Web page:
My aunt stayed with my parents the night of the party. She was on her way to Florida and in town for a day or two so she slept in my parents’ spare room. My daughter and I went over to visit with her before she left since we don’t see her very often and she told me a story about how she obtained a bike the prior spring to peddle around town. She apparently found a bike that was in front of someone’s house, close to the curb, not chained to anything and in very good condition. It was a boys bike so it wasn’t ideal for her, but it was good enough to ride around town on. She jumped on the bike and rode off. She said obviously they were throwing it away if it was outside, unlocked and unattended. She also said she didn’t ride down that street all summer just in case the person wasn’t actually throwing away the bike that was somewhere between the house and the curb that night she walked by. She rode the bike all summer and when she was done she went and put it back by the house. In the end I guess she borrowed a bike for a few months without the owner’s consent or permission. She laughed when she told the story the same way she laughed about how the boys in the family got the Christmas tree.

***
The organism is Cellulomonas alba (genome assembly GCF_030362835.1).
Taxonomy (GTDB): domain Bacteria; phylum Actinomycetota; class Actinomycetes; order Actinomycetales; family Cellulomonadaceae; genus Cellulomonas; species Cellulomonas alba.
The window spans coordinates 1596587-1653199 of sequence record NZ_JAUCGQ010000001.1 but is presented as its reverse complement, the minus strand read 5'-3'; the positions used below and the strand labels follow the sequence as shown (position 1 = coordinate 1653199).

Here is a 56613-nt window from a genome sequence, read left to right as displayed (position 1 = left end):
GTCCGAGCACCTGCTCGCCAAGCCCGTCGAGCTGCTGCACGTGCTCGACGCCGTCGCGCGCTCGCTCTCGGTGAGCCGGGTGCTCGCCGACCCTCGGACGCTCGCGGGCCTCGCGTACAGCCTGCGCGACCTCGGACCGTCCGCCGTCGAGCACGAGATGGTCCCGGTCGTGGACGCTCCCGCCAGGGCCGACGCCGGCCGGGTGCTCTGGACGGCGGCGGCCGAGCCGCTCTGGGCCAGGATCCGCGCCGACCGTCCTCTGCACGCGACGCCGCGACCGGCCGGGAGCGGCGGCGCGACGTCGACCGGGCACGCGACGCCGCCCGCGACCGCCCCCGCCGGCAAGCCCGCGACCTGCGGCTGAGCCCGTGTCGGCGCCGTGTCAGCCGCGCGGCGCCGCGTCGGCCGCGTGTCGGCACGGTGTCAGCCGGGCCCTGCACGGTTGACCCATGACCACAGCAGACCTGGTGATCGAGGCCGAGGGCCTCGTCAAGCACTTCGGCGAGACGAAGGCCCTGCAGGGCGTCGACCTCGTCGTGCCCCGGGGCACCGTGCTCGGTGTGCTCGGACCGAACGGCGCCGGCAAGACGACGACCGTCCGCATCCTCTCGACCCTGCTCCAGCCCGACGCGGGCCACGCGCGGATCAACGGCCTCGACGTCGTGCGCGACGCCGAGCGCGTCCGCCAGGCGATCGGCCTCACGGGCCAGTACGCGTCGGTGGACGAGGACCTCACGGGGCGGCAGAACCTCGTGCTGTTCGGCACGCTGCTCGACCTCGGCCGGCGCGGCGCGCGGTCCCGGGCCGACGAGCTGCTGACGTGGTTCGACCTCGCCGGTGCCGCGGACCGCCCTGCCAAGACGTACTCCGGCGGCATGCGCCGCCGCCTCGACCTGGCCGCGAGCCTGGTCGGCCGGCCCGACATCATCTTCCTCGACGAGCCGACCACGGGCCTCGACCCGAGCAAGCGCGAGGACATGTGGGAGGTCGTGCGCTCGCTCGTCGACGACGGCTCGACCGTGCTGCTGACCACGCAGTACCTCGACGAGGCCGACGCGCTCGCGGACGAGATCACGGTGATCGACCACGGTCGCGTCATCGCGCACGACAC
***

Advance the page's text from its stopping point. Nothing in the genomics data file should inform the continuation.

Maybe the female apples stay close to the tree and the males roll as far away as they can. I don’t know, but I’m really grateful for that branch that shot my dad so far away from the tree that he didn’t even know he was an apple anymore.